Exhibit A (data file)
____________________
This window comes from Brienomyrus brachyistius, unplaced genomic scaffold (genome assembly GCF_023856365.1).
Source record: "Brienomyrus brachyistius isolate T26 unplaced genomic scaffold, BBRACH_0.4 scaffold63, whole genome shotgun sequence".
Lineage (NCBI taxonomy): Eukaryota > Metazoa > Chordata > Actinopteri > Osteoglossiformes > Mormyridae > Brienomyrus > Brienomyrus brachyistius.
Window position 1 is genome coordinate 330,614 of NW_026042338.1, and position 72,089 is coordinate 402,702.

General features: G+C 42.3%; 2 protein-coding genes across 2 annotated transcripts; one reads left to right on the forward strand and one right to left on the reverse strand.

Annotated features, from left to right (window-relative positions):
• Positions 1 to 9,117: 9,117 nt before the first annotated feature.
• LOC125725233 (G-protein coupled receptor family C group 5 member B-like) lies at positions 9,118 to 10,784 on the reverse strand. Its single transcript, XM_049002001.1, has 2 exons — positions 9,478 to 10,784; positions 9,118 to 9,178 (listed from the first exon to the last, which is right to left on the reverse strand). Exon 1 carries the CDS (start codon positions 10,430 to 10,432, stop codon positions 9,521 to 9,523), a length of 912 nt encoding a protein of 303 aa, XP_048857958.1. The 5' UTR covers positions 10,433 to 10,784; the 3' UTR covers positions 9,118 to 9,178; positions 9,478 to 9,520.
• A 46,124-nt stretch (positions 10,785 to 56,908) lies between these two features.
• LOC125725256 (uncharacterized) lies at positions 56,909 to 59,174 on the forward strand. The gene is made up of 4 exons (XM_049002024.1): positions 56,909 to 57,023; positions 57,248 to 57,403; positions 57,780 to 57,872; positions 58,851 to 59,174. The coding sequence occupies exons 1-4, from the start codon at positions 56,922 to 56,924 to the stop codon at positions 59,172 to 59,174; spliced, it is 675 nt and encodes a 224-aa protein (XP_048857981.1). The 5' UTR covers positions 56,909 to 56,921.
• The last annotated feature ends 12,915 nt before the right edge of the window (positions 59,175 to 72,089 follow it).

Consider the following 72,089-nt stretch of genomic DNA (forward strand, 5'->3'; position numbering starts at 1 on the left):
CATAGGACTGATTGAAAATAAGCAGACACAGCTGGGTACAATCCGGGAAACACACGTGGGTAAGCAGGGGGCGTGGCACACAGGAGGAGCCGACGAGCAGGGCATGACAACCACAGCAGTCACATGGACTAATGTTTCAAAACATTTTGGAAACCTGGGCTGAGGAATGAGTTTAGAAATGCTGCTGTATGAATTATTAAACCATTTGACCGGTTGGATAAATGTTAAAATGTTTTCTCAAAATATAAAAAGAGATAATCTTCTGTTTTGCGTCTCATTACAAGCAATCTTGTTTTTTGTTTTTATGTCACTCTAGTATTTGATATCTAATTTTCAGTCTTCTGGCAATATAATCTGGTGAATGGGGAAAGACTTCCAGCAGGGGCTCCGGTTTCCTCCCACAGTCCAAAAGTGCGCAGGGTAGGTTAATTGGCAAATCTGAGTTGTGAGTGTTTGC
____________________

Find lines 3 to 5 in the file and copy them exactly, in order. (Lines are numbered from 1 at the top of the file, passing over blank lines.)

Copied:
Lineage (NCBI taxonomy): Eukaryota > Metazoa > Chordata > Actinopteri > Osteoglossiformes > Mormyridae > Brienomyrus > Brienomyrus brachyistius.
Window position 1 is genome coordinate 330,614 of NW_026042338.1, and position 72,089 is coordinate 402,702.

General features: G+C 42.3%; 2 protein-coding genes across 2 annotated transcripts; one reads left to right on the forward strand and one right to left on the reverse strand.